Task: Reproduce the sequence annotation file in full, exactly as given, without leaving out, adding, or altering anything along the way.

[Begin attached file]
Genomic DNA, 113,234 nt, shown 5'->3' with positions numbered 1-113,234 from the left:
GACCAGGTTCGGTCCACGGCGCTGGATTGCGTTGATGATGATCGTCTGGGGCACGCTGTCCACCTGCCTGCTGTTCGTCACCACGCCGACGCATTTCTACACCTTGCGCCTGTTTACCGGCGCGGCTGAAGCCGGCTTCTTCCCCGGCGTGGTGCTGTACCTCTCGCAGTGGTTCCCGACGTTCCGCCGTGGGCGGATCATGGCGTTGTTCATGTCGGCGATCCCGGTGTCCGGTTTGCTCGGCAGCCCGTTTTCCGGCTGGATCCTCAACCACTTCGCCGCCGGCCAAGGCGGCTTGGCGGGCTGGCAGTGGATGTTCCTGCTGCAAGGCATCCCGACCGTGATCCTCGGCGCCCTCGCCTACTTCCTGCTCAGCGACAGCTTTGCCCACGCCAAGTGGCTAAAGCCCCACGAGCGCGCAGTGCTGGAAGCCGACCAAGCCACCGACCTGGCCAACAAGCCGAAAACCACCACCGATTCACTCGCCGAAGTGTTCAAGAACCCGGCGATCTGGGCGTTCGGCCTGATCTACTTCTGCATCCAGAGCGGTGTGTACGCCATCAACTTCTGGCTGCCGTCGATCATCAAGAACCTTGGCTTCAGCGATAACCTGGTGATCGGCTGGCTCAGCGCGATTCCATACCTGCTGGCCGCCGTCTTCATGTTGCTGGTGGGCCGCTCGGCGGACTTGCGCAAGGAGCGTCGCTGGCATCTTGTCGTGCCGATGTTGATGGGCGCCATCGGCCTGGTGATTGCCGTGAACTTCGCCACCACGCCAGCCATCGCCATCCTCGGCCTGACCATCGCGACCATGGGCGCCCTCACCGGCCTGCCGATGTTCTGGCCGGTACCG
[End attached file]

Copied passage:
Genomic DNA, 113,234 nt, shown 5'->3' with positions numbered 1-113,234 from the left:
GACCAGGTTCGGTCCACGGCGCTGGATTGCGTTGATGATGATCGTCTGGGGCACGCTGTCCACCTGCCTGCTGTTCGTCACCACGCCGACGCATTTCTACACCTTGCGCCTGTTTACCGGCGCGGCTGAAGCCGGCTTCTTCCCCGGCGTGGTGCTGTACCTCTCGCAGTGGTTCCCGACGTTCCGCCGTGGGCGGATCATGGCGTTGTTCATGTCGGCGATCCCGGTGTCCGGTTTGCTCGGCAGCCCGTTTTCCGGCTGGATCCTCAACCACTTCGCCGCCGGCCAAGGCGGCTTGGCGGGCTGGCAGTGGATGTTCCTGCTGCAAGGCATCCCGACCGTGATCCTCGGCGCCCTCGCCTACTTCCTGCTCAGCGACAGCTTTGCCCACGCCAAGTGGCTAAAGCCCCACGAGCGCGCAGTGCTGGAAGCCGACCAAGCCACCGACCTGGCCAACAAGCCGAAAACCACCACCGATTCACTCGCCGAAGTGTTCAAGAACCCGGCGATCTGGGCGTTCGGCCTGATCTACTTCTGCATCCAGAGCGGTGTGTACGCCATCAACTTCTGGCTGCCGTCGATCATCAAGAACCTTGGCTTCAGCGATAACCTGGTGATCGGCTGGCTCAGCGCGATTCCATACCTGCTGGCCGCCGTCTTCATGTTGCTGGTGGGCCGCTCGGCGGACTTGCGCAAGGAGCGTCGCTGGCATCTTGTCGTGCCGATGTTGATGGGCGCCATCGGCCTGGTGATTGCCGTGAACTTCGCCACCACGCCAGCCATCGCCATCCTCGGCCTGACCATCGCGACCATGGGCGCCCTCACCGGCCTGCCGATGTTCTGGCCGGTACCG